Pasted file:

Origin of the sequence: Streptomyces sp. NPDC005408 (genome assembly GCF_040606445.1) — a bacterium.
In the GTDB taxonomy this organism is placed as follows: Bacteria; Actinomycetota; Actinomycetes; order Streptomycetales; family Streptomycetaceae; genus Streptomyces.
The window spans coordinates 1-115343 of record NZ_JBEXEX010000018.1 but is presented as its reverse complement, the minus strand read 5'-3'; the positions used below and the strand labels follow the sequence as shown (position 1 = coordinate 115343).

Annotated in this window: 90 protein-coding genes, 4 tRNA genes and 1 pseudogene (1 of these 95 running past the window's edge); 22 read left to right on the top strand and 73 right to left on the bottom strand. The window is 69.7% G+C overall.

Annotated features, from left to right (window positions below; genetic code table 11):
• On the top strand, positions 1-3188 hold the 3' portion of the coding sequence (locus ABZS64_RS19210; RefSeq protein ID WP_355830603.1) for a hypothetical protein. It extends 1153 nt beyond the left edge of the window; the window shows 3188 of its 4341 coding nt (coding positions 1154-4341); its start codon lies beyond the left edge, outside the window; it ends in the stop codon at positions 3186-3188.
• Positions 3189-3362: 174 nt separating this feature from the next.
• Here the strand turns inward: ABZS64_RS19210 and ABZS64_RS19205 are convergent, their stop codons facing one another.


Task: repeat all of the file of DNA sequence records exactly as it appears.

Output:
Origin of the sequence: Streptomyces sp. NPDC005408 (genome assembly GCF_040606445.1) — a bacterium.
In the GTDB taxonomy this organism is placed as follows: Bacteria; Actinomycetota; Actinomycetes; order Streptomycetales; family Streptomycetaceae; genus Streptomyces.
The window spans coordinates 1-115343 of record NZ_JBEXEX010000018.1 but is presented as its reverse complement, the minus strand read 5'-3'; the positions used below and the strand labels follow the sequence as shown (position 1 = coordinate 115343).

Annotated in this window: 90 protein-coding genes, 4 tRNA genes and 1 pseudogene (1 of these 95 running past the window's edge); 22 read left to right on the top strand and 73 right to left on the bottom strand. The window is 69.7% G+C overall.

Annotated features, from left to right (window positions below; genetic code table 11):
• On the top strand, positions 1-3188 hold the 3' portion of the coding sequence (locus ABZS64_RS19210; RefSeq protein ID WP_355830603.1) for a hypothetical protein. It extends 1153 nt beyond the left edge of the window; the window shows 3188 of its 4341 coding nt (coding positions 1154-4341); its start codon lies beyond the left edge, outside the window; it ends in the stop codon at positions 3186-3188.
• Positions 3189-3362: 174 nt separating this feature from the next.
• Here the strand turns inward: ABZS64_RS19210 and ABZS64_RS19205 are convergent, their stop codons facing one another.